filed: September 9, 1983.
COMMONWEALTH OF PENNSYLVANIA
WILLIAM SORRELL, APPELLANT
No. 2406 October, 1978, Appeal from the Judgment of Sentence of the Court of Common Pleas of Philadelphia County, Criminal Division, at Nos. 814-815 February Term, 1978
William Lee Akers, Philadelphia, for appellant.
Alan Sacks, Assistant District Attorney, Philadelphia, for Commonwealth, appellee.
Spaeth, Brosky and Van der Voort, JJ.
[ 319 Pa. Super. Page 105]
In June, 1978 appellant William Sorrell was found guilty by a jury of charges of robbery and conspiracy. He was sentenced to a term of imprisonment of 8 to 16 years and
[ 319 Pa. Super. Page 106]
this appeal followed. We reverse and remand for a new trial because: 1) 42 Pa.C.S. § 5104(c) pursuant to which the lower court denied appellant's attempt to waive his right to jury trial, has been declared unconstitutional by our Supreme Court; and 2) certain incriminating statements made by appellant should have been suppressed as being the fruit of an illegal arrest.
Before discussing the circumstances of appellant's arrest, we will address the jury waiver issue.
Prior to trial, appellant moved, pursuant to Pa.R.Crim.Proc. 1101, to waive trial by jury. That motion was opposed by the Commonwealth which asserted a right to jury trial equal to that of a defendant, citing 42 Pa.C.S. 5104(c). The lower court believed that the Commonwealth's reliance on 42 Pa.C.S. 5104(c) precluded it from granting appellant's request for non-jury trial.
On direct appeal Mr. Sorrell argued that § 5104(c) was unconstitutional. Other appellants, including Mr. Sorrell's co-defendant June O'Bryant raised the same issue and our court subsequently certified the question to our Supreme Court.
In Commonwealth v. Sorrell, 500 Pa. 355, 456 A.2d 1326 (1982) the Supreme Court held that 42 Pa.C.S. § 5104(c) is unconstitutional because it conflicts with Pa.R.Crim.Proc. 1101.*fn1 The case was remanded to our court with instructions to enter an order consistent with the Supreme Court opinion.
Based on our recent opinion in Commonwealth v. Giaccio, 311 Pa. Super. 259, 457 A.2d 875 (1983), we reverse and remand this case for new trial. In Giaccio, the appellant argued, as Mr. Sorrell does, that he was unconstitutionally denied the right to waive trial by jury. We noted the Supreme Court's decision in Sorrell, and remanded for new trial with instructions to the lower court that if the appellant
[ 319 Pa. Super. Page 107]
on re-trial again stated his intention to waive jury trial, the court should proceed under Rule 1101 to decide whether to approve the waiver. As in Giaccio, we remand and also instruct the lower court, if it decides to deny the jury waiver request, to state on the record its reasons for the denial.
In addition to the afore discussed issue, appellant also contends that certain incriminating statements made by him should not have been admitted into evidence because they resulted from an illegal arrest. We agree.
The incident which led to the charges against appellant occurred on December 17, 1977 when the Ellis' Luncheonette in Philadelphia was robbed. Appellant was arrested without a warrant in his home at approximately 9:30 p.m. on January 5, 1978 and charged with having participated in the robbery. Mr. Sorrell argues that the arrest was made without probable cause.*fn2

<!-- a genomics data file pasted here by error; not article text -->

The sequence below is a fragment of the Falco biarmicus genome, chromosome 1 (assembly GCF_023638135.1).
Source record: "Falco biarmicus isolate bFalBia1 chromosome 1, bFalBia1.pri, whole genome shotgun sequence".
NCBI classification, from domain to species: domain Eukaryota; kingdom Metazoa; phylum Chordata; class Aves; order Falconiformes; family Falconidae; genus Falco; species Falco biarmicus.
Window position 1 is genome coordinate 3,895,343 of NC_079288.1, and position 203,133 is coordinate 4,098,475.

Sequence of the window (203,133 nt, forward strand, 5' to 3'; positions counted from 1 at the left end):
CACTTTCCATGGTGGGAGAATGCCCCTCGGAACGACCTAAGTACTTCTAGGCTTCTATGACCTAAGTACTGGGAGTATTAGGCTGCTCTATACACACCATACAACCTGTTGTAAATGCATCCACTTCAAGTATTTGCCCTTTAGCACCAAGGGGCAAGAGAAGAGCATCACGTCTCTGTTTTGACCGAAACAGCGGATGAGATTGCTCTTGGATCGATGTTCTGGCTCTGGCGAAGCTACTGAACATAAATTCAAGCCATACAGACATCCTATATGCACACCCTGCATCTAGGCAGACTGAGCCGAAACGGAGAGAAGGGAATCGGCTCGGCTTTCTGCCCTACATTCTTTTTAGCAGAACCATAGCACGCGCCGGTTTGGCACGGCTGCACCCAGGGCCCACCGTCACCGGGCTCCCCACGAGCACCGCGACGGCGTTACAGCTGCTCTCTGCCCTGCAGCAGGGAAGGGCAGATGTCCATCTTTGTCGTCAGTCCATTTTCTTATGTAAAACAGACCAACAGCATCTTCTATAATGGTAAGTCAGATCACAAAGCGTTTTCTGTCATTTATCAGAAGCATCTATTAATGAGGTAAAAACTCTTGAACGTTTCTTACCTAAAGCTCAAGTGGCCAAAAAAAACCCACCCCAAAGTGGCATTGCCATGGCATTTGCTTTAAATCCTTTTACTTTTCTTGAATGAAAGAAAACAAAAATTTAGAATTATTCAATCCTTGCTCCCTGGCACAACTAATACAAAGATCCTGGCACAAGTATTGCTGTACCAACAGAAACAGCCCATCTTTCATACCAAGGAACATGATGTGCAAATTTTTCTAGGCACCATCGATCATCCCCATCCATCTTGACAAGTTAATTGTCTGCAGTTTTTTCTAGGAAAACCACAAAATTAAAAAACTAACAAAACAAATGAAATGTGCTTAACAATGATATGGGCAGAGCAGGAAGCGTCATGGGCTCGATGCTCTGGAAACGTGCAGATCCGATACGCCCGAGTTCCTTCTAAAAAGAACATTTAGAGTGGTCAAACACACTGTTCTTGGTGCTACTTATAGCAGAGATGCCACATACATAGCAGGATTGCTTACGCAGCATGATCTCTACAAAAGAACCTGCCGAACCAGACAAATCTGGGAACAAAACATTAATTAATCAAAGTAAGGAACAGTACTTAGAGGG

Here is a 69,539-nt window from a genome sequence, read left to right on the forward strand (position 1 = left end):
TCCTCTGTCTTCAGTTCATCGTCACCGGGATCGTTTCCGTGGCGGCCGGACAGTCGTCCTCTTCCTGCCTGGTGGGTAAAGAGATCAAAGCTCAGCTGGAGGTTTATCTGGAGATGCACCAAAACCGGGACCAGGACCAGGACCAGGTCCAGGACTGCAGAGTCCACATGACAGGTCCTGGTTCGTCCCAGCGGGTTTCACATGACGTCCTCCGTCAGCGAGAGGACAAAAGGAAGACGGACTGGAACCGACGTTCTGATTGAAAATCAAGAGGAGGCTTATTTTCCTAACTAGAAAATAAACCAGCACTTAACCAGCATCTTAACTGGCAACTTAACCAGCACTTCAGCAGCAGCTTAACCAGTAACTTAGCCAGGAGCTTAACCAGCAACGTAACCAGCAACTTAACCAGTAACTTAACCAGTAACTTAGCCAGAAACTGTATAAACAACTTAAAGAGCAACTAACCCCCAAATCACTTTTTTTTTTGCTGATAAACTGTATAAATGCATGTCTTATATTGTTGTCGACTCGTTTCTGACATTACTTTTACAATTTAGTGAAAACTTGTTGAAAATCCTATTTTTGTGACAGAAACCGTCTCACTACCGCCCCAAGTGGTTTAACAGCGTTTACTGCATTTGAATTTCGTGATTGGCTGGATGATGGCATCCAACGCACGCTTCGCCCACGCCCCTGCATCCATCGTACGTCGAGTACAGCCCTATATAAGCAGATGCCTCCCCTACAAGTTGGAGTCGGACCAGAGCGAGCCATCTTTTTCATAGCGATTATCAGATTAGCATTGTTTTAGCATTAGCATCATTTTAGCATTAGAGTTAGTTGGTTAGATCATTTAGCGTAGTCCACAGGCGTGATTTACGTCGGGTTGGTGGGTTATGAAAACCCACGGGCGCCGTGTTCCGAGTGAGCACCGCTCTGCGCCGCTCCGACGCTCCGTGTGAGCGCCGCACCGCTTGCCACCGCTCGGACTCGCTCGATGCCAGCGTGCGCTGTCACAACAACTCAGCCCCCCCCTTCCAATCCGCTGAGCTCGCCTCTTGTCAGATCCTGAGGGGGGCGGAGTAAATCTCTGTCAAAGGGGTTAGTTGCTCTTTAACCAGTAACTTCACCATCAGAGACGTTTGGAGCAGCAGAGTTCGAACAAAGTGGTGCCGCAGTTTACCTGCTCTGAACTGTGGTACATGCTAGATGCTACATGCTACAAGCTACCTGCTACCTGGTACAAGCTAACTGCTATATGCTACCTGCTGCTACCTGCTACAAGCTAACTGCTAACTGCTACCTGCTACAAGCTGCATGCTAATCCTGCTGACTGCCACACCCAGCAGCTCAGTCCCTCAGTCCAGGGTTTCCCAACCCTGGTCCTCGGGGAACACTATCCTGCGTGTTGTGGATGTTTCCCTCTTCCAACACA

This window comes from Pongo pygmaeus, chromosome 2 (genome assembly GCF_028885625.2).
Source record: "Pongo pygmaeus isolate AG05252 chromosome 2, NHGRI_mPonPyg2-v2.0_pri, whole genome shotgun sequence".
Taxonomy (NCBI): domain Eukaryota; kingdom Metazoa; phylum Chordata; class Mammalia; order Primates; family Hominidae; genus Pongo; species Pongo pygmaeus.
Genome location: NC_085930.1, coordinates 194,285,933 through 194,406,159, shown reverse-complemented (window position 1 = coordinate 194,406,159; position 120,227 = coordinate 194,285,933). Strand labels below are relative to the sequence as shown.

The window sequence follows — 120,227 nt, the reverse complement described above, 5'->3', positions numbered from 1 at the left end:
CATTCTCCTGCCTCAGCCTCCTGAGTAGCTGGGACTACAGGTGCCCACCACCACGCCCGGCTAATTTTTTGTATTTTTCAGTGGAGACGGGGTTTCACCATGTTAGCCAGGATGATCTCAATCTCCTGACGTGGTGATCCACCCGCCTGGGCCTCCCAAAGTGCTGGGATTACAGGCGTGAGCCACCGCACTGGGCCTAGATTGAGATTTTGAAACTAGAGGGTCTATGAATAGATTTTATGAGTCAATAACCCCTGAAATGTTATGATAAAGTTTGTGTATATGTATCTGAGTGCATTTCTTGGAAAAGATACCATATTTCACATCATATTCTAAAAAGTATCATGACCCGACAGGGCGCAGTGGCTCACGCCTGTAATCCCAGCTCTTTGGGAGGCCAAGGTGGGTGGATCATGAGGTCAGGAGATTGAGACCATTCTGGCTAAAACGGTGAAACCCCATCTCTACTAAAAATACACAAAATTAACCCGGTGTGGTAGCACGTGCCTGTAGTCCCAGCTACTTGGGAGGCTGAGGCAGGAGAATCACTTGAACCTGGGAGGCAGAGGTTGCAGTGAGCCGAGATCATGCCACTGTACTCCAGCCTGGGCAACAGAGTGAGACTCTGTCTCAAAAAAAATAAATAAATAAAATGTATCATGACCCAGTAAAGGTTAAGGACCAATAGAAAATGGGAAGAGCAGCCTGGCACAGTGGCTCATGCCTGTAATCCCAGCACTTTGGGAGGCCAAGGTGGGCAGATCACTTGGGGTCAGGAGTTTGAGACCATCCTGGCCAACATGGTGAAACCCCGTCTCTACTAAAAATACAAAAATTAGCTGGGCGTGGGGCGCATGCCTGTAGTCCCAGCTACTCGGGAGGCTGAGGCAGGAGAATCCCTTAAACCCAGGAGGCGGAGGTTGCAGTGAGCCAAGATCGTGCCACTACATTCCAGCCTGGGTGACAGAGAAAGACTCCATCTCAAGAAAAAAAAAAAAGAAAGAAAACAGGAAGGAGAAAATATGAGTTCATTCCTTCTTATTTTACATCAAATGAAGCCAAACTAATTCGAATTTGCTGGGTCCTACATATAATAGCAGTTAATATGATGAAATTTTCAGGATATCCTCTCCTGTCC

After his arrest Mr. Sorrell was taken to police headquarters where he was questioned by the arresting officer until approximately 11:00 p.m. During this interrogation appellant apparently made no incriminating statements. However, he was questioned again at 11:30 at which time he seems to have implicated himself in the commission of the robbery. At 1:00 a.m. January 6, appellant was identified in a photo array by an employee of the store which had been robbed.
In the suppression hearing the officer was asked why he had resumed questioning Mr. Sorrell at 11:30. He responded
[ 319 Pa. Super. Page 108]
that he believed that he had received new information which implicated appellant. However, when he was asked the nature of this additional information, the officer could not recall what he had been told or by whom. Based on this record, we cannot but find that as to the 11:30 interrogation, no intervening events had occurred since the arrests. Since, as we will explain, we believe the arrest to have been without probable cause, we conclude that the 11:30 statement should have been suppressed as a fruit of that arrest.
On appeal from the denial of a suppression motion we will consider only the evidence presented by the Commonwealth and so much of the evidence for the defense as fairly read in the context of the record as a whole remains uncontradicted. Com. v. Baker, 299 Pa. Super. 241, 445 A.2d 544 (1982).
The arresting officer explained at the suppression hearing that he decided to arrest appellant based solely on information given to him by an informant.
It is axiomatic that the Constitution of the United States prohibits the arrest of a person unless the arresting officer has probable cause to believe that a crime has been or is being committed. See Betrand Appeal, 451 Pa. 381, 303 A.2d 486 (1973).
The test to be employed in determining whether probable cause exists to arrest is equally well established. As we explained in Commonwealth v. Brown, 230 Pa. Super. 214, 219, 326 A.2d 906, 908 (1974):
Probable cause to justify a warrantless arrest exists if the facts and circumstances known to the officer at the time of the arrest would warrant a prudent man in believing that an offense has been committed, and the suspect was the perpetrator of that offense: (citations omitted). Those facts and circumstances, however, are not those that a legal technician might desire when examining the situation in retrospect; but, rather, the practical considerations of everyday life upon which reasonable and prudent men rely[.]
[ 319 Pa. Super. Page 109]